Best Answers to “What is Your Management Style?” Questions in an Interview

One of the most common interview questions when applying for a position that involves overseeing others is “what is your management style”. When an interviewer asks you this question, they want to know what you are doing to lead, motivate, and lead a team of employees.

Not every leadership style works for every company and the interviewer tries to find out if you are a good fit for their team.

To give a good answer, you have to show that, as a leader, you can deal with situations and problems while talking about real experiences.

The first thing you should know is that there is a “right answer” to “what is your management style”. This is because this is a so-called “behavioral” interview question. And to correctly answer such a question, you need to give an example of past behavior.

If you are applying for a position where you have to oversee others, any reasonable hiring manager will ask you, “What is your management style?”

And for some reason, this question always seems a bit awkward to answer. How can you respond in a way that shows that you can be an effective leader who fits the team without sounding too grandiose (and not too humble at the same time)?

While there are many ways to make an impression that will strike that balance, in this writing, we shall look at the proper way to respond to this question

What makes a good manager?

Before you can talk about your leadership style, you need to define what good leadership means to you. Being able to explain this will help the interviewer see what kind of manager you are.

Ask yourself: What does a good manager look like? No, they’re not just big, dark, and handsome. Use your knowledge of the company to make sure you mention qualities and skills that are important to the company.

Consider these qualities that make a good manager:

1. You value the corporate culture: A good manager likes the qualities of the company that make them unique. Managers should be invested in the culture that sets them apart from other companies in their industry.

2. Positivity: A positive attitude can spread to everyone around you. When a manager has a good attitude and shows enthusiasm for their job, it can make everyone more positive and work harder.

People are more productive when they are satisfied, and someone who keeps their people on the job and motivates them is a great asset to any team.

3. Ability to set priorities: Being able to prioritize and focus on the tasks ahead is a great recipe for success. A good manager can prioritize the most important projects and get their team to focus on those projects.

Successful managers not only complain about things that need to be done but find ways to get them done before a deadline.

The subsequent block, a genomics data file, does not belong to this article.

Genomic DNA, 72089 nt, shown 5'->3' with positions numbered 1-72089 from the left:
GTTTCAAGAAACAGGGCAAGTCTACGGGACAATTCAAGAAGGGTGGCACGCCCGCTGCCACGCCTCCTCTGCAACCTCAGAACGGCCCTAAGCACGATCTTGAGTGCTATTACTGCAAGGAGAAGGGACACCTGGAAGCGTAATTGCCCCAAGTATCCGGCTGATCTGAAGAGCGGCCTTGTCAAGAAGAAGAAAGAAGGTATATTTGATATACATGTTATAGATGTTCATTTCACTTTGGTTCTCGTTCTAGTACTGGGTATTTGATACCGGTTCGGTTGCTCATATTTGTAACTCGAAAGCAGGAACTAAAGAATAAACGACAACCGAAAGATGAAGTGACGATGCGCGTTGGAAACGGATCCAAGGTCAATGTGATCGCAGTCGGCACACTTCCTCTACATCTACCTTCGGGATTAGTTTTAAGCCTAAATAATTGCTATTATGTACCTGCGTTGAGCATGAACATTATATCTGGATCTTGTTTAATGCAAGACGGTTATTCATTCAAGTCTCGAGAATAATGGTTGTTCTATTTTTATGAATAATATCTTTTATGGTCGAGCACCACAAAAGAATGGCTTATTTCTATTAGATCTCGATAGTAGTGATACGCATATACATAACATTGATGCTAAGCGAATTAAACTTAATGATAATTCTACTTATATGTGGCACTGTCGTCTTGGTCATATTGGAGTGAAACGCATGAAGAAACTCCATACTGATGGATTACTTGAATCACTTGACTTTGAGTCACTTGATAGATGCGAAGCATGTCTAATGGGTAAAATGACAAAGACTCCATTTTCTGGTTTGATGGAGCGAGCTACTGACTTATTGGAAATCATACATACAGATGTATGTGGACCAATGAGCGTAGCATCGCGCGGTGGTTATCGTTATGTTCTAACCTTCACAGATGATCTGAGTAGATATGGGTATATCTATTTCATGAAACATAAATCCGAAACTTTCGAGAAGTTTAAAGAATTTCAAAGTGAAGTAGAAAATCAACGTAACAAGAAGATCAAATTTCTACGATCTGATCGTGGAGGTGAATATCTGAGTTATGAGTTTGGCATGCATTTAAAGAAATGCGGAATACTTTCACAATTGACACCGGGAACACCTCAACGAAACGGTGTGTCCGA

4. Empathy and warmth: Nobody wants to work with robots. Managers should lead their employees and lead them with understanding.

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Everyone is going through tough times that can make it difficult to get their job done. It is important that a manager looks after his team and can motivate them to do their best job.

5. Honesty: Of all the qualities that make a great manager, honesty is arguably the most important. The best managers will tell their employees what they need to hear, not just what they want to hear. The truth can hurt, but giving honest feedback is the only way your team can be successful.

6. Accountability: Being a good manager is more than just getting the job done. Good managers are responsible, work to achieve their own goals, and take responsibility when things go wrong.

Creating an atmosphere of accountability will help others see the importance of responsibility for their actions.

7. Decision-making and flexibility: The best managers are capable of making big decisions that will produce the best results for their team. Good leaders should know how to think quickly and adapt their methods to suit each employee rather than expecting everyone to respond to the same leadership style.

Why employers ask what your management style is

Employers often question a manager’s leadership style because they want to assess how they lead their team to see if it meets the current needs of their employees.

Many departments and their people can vary depending on what tasks they are doing, how quickly they are done, and how well they respond to different types of leadership.

For example, a production team can respond better to managers who give them plenty of space and request support from managers if necessary. A marketing team may need constant support and collaboration from their managers to do their job effectively.

Employers can assess the needs and performance of their departments and choose a manager with a leadership style that meets those needs. This can result in the teams doing more valuable work due to the motivation of their leaders.

How do I respond to the “what is your management style” Question?

This question is very important for employers as it helps them understand how well you can interact with people in their department. Follow the steps below to learn how to answer “What is your management style” during your interview.

  1. Think about the leadership style of previous supervisors.
  2. Identify qualities that make you a good manager.
  3. Define what skills you think a good manager has.
  4. Decide what style of leadership you have.
  5. Tell a story about when you used a particular leadership style.

#1. Think about the leadership style of previous managers

Before answering the question, think about your previous supervisors and analyze their leadership styles. Determine the qualities they had and how they helped you perform.

Did it make you feel motivated and encouraged to do effective work? If so, then you can use this as your leadership style of choice.

If you’ve had managers who motivated you less successfully, analyze the qualities they had that made you less positive and passionate about your position. They can apply traits that are the opposite of what they used in their leadership style.

#2. Identify qualities that make you a good manager

Now that you’ve assessed the qualities of your bosses, it’s time to reflect on the skills that currently make you a good boss.

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If you’ve worked in previous leadership roles and acquired skills or knowledge that can help your people succeed, you can use these to describe what makes you a good manager.